Investment strategiesThematic investing: Electric and autonomous vehicle technology

January 26, 2024

Key things to know

  • Global sales of electric vehicles (EVs) could account for almost 60% of total vehicles in 2035, while autonomous vehicles (AVs) are forecast to reach 37% of new passenger car sales in that same period.

  • Electric vehicle manufacturers, as well as EV and AV technology and infrastructure developers, are key segments to watch in the EV-AV industry.

  • Companies along the EV and AV supply chains, such lithium miners, battery producers and software and hardware developers, may offer long-term investment opportunities.

Electric and autonomous vehicle technology could completely alter mobility in the largest transformation of the transportation industry in more than a century. For electric vehicles (EVs), battery costs are likely to decline further while technology and performance continue to improve. Autonomous vehicle (AV) technologies also continue to make strides, pointing to a potential future with driver-free ride hailing and robo-taxi services.

Looking forward, EVs, including battery EVs and plug-in hybrid EVs, could account for nearly 59% of total vehicle sales by 2035. Industry observers forecast EVs to reach annual sales of 67.5 million units in 2035, up from an estimated 10.1 million units in 2022.1

AVs could also see rapid market-share growth. By one estimate, 12% of new passenger car sales in 2030 could have Level 3 (conditional driving automation) or higher advanced autonomous technologies.2 By 2035, analysts forecast AVs to reach 37% of new passenger car sales, potentially creating up to $400 billion in revenue.3

Graph illustrating the actual and projected rise in global electric vehicle sales, both battery electric vehicles and plug-in hybrid electric vehicles, from 2020 through 2035.

EV-AV subsegments to watch

Five key segments stand to benefit as the world electrifies transportation and adopts AV technology:

  • Electric vehicle manufacturers, including companies involved in the design, production or manufacturing of fully electric and hybrid cars, trucks, vans, motorcycles, scooters, buses, rail and aircraft.
  • Electric vehicle technology and resources (EVTR) producers, such as manufacturers of electric drivetrains and powertrains, lithium-ion and other types of batteries, and fuel cells, as well as companies involved in the production of the raw materials that are essential to these technologies.
  • Autonomous vehicle technology (ATV) developers, comprising companies that build autonomous vehicles, as well as those involved in developing specific AV technologies, such as lidar technology, driver assist technology, sensors, mapping and AI technology.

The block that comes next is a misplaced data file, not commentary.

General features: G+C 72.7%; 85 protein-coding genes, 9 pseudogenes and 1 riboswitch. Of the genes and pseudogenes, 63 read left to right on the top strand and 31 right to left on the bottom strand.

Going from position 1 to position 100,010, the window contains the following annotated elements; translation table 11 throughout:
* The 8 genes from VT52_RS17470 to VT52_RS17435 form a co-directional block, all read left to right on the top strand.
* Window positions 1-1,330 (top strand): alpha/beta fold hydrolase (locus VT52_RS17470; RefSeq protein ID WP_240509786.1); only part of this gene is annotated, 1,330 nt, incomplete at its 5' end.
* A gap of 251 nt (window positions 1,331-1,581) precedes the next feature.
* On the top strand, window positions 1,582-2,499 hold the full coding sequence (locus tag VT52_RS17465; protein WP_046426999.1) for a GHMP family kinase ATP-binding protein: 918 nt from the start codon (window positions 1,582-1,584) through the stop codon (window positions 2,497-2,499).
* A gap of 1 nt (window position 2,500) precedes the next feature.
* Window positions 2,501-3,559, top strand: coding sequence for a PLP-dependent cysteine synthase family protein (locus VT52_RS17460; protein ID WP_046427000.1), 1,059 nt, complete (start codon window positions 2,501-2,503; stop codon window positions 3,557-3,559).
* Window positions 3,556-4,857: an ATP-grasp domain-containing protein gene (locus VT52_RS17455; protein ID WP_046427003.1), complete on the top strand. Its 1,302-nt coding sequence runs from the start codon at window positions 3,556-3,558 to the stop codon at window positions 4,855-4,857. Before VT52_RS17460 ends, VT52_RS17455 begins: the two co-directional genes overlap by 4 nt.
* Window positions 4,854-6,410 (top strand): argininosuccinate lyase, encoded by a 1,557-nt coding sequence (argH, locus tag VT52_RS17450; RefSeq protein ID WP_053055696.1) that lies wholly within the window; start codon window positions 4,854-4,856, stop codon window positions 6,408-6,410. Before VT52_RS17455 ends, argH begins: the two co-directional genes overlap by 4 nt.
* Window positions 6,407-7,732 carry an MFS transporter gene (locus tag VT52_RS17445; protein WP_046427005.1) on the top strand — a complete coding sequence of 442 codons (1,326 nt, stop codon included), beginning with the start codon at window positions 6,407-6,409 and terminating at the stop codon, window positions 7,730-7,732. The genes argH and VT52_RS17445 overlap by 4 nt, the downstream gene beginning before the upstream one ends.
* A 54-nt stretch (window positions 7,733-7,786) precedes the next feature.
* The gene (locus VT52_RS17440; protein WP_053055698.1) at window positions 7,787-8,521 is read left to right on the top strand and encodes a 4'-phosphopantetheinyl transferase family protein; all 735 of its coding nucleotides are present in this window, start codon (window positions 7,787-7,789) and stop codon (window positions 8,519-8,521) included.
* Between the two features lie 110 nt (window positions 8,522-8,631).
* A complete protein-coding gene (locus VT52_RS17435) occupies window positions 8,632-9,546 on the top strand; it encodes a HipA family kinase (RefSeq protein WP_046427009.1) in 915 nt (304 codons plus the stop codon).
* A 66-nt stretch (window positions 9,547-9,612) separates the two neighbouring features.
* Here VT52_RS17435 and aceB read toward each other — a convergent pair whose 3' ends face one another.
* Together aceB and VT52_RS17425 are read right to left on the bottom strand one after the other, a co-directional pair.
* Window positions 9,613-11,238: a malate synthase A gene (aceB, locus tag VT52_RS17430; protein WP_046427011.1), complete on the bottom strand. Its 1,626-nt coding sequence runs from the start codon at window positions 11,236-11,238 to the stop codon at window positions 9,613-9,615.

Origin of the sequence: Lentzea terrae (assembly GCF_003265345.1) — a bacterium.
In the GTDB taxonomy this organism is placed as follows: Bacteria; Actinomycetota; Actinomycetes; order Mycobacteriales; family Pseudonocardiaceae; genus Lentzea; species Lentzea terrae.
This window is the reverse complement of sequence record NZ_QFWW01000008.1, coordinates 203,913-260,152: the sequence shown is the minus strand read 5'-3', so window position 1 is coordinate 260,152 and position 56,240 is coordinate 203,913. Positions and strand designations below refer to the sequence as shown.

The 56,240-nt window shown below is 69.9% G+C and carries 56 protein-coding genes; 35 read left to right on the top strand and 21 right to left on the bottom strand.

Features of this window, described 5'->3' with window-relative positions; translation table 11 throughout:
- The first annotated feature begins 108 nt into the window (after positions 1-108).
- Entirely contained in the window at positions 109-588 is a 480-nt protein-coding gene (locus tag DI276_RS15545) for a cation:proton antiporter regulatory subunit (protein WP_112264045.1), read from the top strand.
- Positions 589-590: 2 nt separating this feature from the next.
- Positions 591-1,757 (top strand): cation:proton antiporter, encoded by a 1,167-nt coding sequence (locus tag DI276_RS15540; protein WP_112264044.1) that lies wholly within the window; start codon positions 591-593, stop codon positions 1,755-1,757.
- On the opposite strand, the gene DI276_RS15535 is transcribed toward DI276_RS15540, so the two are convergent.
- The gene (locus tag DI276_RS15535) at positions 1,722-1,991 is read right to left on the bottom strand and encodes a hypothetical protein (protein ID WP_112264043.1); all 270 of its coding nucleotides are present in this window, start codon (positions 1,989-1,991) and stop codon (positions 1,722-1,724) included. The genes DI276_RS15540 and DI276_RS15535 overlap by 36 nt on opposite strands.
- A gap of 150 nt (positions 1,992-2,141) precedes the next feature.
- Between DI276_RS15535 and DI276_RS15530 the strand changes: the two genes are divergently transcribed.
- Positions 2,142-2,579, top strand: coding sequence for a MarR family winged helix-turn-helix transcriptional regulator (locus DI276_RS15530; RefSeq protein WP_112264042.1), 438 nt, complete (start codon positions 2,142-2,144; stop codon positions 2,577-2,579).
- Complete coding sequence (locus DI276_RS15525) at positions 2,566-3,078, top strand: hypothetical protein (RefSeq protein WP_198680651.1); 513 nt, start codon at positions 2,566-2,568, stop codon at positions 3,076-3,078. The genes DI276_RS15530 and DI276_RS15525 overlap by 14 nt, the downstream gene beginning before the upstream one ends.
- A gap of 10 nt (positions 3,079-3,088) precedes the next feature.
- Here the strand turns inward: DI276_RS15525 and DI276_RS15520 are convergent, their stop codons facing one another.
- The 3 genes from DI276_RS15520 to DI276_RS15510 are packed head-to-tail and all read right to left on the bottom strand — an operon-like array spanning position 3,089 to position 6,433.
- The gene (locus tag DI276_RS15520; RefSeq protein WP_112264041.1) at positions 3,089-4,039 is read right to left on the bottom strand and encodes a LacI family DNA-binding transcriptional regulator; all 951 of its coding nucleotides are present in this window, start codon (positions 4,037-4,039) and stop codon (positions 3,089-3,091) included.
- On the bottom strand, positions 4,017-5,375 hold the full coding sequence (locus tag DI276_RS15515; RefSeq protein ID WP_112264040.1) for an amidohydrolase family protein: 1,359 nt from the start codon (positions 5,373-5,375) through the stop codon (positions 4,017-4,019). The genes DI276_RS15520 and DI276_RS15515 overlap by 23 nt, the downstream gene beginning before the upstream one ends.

• Electric vehicle infrastructure (EVI) developers, including companies involved in the design, development or deployment of EV and AV infrastructure, such as electric vehicle charging stations and vehicle-to-grid (V2G) technology.
  • Original equipment manufacturers (OEMs), with many of the traditional automakers expected to make battery EVs and hybrids a major part of their businesses.

A closer look at the investing opportunity in the EV-AV market

Several notable tailwinds support these robust growth outlooks. First, the U.S. government’s plan to increase electric cars supports EV transition around the world as policymakers look to decarbonize transport and mitigate climate change. Governments of major auto markets, such as the United States, China and Europe, are accelerating EV adoption through a variety of supportive policies and financial incentives. For example, in the United States, the Inflation Reduction Act included a tax credit of up to $7,500 for qualifying new EVs and up to $4,000 for qualifying used EVs.4 In addition, the Infrastructure Investment and Jobs Act commits $7.5 billion towards building out the country’s EV charging network.5

The Biden administration is targeting a network of 500,000 EV chargers in the U.S. by 2030.6 Building a robust EV charging infrastructure is as instrumental; falling EV costs improve consumer confidence to invest in an electric vehicle.

The regulatory landscape for autonomous vehicles also continues to evolve globally, although legislation lags the AV technology curve. In March 2022, the U.S. National Highway Traffic Safety Administration announced a final rule that removes the need for traditional manual controls, such as brakes and steering wheels, to be included in fully autonomous vehicles.7,8 However, robust federal regulation remains lacking for AVs in major countries, such as the U.S. As a result, a handful of states with supportive policies, such as Michigan, California and Arizona, have become hubs for innovation and advancements in self-driving technology.9